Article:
Big things can come in small packages, and that certainly goes for artwork as well. A local maker of miniatures has a direct connection to the Thorne Rooms – those ever-popular scale-model rooms on view at the Art Institute. We explored some awe-inspiring little worlds on display in a new setting.
Marc Vitali: They are jewel boxes filled with diminutive delights in three dimensions.
From the captain’s cabin of a 17th Century pirate ship to a medieval library in Normandy, France, the Kupjack miniature rooms inspire the imagination.
Jay Kupjack, Miniaturist:
You really get to suspend your disbelief. That’s kind of what it’s all about, and the viewer creates the scene. They add the story. Whatever happens in your mind when you look at it, it is individual to each person and whatever they get out of it. They create that experience themselves.
We just create a scene for you to explore.
Vitali: Also, on display – a recreation of Alexander the Great’s siege tent from 300 BC.
The works were made by Jay Kupjack and his late brother Hank. Jay and Hank are the sons of Eugene Kupjack, who in the 1930s created the Thorne Rooms at the Art Institute of Chicago. Those meticulous miniatures have been on permanent display at the museum since 1954.
Miniature rooms can take more than a year to create, but when it’s the family business it becomes second nature.
Kupjack: I mean, it looks like it’s a lot of work but none of the drawers open on the little cabinets. There’s no upholstery in the little chairs. It’s a lot easier to make a small piece of furniture than a big one. There’s no 2x4s in the walls, there’s no drywall. There’s electric but there’s no outlets in the walls, there’s no plumbing.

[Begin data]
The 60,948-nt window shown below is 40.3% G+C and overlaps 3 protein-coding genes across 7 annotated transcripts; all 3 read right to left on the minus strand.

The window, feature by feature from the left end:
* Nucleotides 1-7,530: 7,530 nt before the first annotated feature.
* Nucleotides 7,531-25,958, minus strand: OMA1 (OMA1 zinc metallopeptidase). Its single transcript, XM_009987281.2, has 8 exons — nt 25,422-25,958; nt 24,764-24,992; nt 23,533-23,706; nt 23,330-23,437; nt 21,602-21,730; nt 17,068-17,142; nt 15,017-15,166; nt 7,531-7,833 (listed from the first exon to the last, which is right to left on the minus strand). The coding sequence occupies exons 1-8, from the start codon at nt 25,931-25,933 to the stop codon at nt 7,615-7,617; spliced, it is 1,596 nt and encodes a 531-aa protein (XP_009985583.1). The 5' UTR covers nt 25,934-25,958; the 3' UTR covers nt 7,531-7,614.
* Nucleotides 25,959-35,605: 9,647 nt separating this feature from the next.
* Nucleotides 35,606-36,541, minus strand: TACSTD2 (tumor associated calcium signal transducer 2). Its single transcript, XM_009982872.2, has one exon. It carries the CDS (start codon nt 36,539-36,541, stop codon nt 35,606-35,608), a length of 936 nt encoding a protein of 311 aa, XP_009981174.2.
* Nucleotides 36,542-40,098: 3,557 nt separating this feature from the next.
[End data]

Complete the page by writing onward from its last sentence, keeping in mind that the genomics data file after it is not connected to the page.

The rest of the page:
Vitali: For the first time, some of the miniature rooms made by Hank and Jay Kupjack are on display in a gallery setting.
Victor Armendariz, Gallery: We have a show called “Wunderkammer,” which is a cabinet of curiosities. It’s a word that came to be in about 1600.
A cabinet of curiosities can be an entire room, or it can be a little box that you put something in, or it can just be an object itself. The idea of it is to pull something in that is strange and otherworldly and then have that live among the rest of the things in your home.
They’re this combination of art and science and nature and mysticism and they were actually precursors to museums.
Vitali: The show also includes a recreation of the studio space of an esteemed local artist who has been working in Pilsen for more than half a century.
Marcos Raya, Artist: When Victor [Armendariz] came to my studio the first time he was attracted to my stuff and he decided to recreate a wall that I had. I’m really excited to be part of this show because it makes so much sense to put it all together, because it’s all objects.
Armendariz: The real honor of this show is to feature the Kupjack miniature rooms.
Vitali: When you’ve been making little wonders your whole life, it’s no big deal.
Kupjack: The actual work itself, either you can do it or you can’t. It’s hard to teach somebody good design sense or proportions or dexterity. Either you can do things or you can’t do them.
Neither one of us, Hank or I, didn’t really plan on being miniaturists. He was going to be an architect. I was going to be an engineer. And then all of a sudden there we were, and now I’m too old to do anything else.
There’s tens of thousands of painters, but there’s not too many miniature room artists.
As we mentioned, Kupjack miniature rooms can take over a year to make. And if you want one, start saving your money because you’ll be paying in the low six figures.